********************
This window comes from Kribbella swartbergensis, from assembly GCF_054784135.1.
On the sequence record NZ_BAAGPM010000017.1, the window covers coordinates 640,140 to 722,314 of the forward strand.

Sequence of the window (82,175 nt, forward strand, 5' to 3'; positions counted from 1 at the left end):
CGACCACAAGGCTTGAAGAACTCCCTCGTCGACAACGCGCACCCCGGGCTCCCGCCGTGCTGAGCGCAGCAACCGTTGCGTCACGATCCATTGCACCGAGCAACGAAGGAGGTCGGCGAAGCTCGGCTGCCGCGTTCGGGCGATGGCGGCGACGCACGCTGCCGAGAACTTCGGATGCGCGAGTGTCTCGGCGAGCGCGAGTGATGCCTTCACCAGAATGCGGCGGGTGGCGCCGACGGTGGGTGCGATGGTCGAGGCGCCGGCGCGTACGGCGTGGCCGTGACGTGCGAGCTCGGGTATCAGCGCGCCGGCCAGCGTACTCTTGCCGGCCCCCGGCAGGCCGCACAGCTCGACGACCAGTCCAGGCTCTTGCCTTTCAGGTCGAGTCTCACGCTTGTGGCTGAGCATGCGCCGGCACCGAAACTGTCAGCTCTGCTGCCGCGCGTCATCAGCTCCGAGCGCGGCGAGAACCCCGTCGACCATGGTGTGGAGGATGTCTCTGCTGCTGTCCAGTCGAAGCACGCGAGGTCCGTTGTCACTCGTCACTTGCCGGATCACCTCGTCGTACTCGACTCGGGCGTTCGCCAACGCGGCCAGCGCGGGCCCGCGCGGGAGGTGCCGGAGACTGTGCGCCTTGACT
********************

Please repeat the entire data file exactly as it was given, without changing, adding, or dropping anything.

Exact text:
This window comes from Kribbella swartbergensis, from assembly GCF_054784135.1.
On the sequence record NZ_BAAGPM010000017.1, the window covers coordinates 640,140 to 722,314 of the forward strand.

Sequence of the window (82,175 nt, forward strand, 5' to 3'; positions counted from 1 at the left end):
CGACCACAAGGCTTGAAGAACTCCCTCGTCGACAACGCGCACCCCGGGCTCCCGCCGTGCTGAGCGCAGCAACCGTTGCGTCACGATCCATTGCACCGAGCAACGAAGGAGGTCGGCGAAGCTCGGCTGCCGCGTTCGGGCGATGGCGGCGACGCACGCTGCCGAGAACTTCGGATGCGCGAGTGTCTCGGCGAGCGCGAGTGATGCCTTCACCAGAATGCGGCGGGTGGCGCCGACGGTGGGTGCGATGGTCGAGGCGCCGGCGCGTACGGCGTGGCCGTGACGTGCGAGCTCGGGTATCAGCGCGCCGGCCAGCGTACTCTTGCCGGCCCCCGGCAGGCCGCACAGCTCGACGACCAGTCCAGGCTCTTGCCTTTCAGGTCGAGTCTCACGCTTGTGGCTGAGCATGCGCCGGCACCGAAACTGTCAGCTCTGCTGCCGCGCGTCATCAGCTCCGAGCGCGGCGAGAACCCCGTCGACCATGGTGTGGAGGATGTCTCTGCTGCTGTCCAGTCGAAGCACGCGAGGTCCGTTGTCACTCGTCACTTGCCGGATCACCTCGTCGTACTCGACTCGGGCGTTCGCCAACGCGGCCAGCGCGGGCCCGCGCGGGAGGTGCCGGAGACTGTGCGCCTTGACT